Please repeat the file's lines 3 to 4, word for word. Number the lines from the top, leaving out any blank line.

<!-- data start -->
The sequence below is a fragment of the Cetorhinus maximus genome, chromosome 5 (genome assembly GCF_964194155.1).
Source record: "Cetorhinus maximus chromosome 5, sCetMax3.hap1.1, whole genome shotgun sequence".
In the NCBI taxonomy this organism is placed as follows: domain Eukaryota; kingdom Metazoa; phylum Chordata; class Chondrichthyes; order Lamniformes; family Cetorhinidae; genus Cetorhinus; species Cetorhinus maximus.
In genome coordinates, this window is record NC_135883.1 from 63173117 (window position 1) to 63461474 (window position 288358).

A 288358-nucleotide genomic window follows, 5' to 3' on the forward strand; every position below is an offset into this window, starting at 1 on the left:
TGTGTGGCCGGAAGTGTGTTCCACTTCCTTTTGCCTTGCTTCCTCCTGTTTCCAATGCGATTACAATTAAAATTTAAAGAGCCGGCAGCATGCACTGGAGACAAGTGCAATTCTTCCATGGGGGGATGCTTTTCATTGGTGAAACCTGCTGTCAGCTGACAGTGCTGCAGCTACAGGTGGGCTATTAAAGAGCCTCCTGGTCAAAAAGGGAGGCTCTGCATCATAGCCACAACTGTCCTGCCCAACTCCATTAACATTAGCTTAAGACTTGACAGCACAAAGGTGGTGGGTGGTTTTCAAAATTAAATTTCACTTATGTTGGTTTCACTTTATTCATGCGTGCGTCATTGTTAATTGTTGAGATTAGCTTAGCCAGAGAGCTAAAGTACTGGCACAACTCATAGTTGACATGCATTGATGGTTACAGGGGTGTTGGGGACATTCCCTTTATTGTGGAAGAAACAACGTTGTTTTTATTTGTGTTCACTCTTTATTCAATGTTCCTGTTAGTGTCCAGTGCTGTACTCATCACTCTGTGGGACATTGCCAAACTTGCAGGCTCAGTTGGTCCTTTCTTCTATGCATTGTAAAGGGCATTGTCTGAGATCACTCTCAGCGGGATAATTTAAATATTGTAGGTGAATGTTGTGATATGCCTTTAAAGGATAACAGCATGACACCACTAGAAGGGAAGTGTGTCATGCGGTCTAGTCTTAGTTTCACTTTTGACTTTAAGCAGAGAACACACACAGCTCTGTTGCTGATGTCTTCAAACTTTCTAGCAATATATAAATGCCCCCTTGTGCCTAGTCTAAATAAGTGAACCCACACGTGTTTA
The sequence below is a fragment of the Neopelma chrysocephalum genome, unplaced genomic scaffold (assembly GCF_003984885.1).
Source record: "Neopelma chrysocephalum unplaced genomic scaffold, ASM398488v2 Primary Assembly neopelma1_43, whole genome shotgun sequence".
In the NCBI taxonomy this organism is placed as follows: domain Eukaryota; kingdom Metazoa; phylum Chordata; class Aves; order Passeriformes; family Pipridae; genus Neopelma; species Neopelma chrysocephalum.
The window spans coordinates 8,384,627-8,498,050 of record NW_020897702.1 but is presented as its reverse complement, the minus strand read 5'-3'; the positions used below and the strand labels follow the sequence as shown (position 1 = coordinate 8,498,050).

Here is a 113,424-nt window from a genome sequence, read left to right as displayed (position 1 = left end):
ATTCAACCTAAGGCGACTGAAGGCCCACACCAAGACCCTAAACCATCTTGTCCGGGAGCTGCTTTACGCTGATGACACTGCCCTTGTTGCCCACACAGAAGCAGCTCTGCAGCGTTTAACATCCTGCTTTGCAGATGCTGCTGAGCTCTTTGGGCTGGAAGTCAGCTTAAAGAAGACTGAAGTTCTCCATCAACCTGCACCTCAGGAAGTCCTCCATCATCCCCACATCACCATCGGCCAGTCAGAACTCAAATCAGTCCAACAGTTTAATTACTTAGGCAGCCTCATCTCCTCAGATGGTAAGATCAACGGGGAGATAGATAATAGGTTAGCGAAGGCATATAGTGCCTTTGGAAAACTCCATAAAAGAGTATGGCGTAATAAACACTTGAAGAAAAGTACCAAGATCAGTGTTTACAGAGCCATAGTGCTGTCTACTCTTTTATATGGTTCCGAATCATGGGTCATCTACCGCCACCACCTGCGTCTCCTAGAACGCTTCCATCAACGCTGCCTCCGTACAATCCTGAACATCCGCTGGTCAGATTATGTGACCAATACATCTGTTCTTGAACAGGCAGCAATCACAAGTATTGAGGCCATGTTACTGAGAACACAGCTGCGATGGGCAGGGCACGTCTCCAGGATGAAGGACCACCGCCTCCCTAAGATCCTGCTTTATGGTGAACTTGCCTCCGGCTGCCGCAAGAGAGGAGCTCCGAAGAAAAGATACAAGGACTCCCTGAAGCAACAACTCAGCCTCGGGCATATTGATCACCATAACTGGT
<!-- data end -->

In the NCBI taxonomy this organism is placed as follows: domain Eukaryota; kingdom Metazoa; phylum Chordata; class Chondrichthyes; order Lamniformes; family Cetorhinidae; genus Cetorhinus; species Cetorhinus maximus.
In genome coordinates, this window is record NC_135883.1 from 63173117 (window position 1) to 63461474 (window position 288358).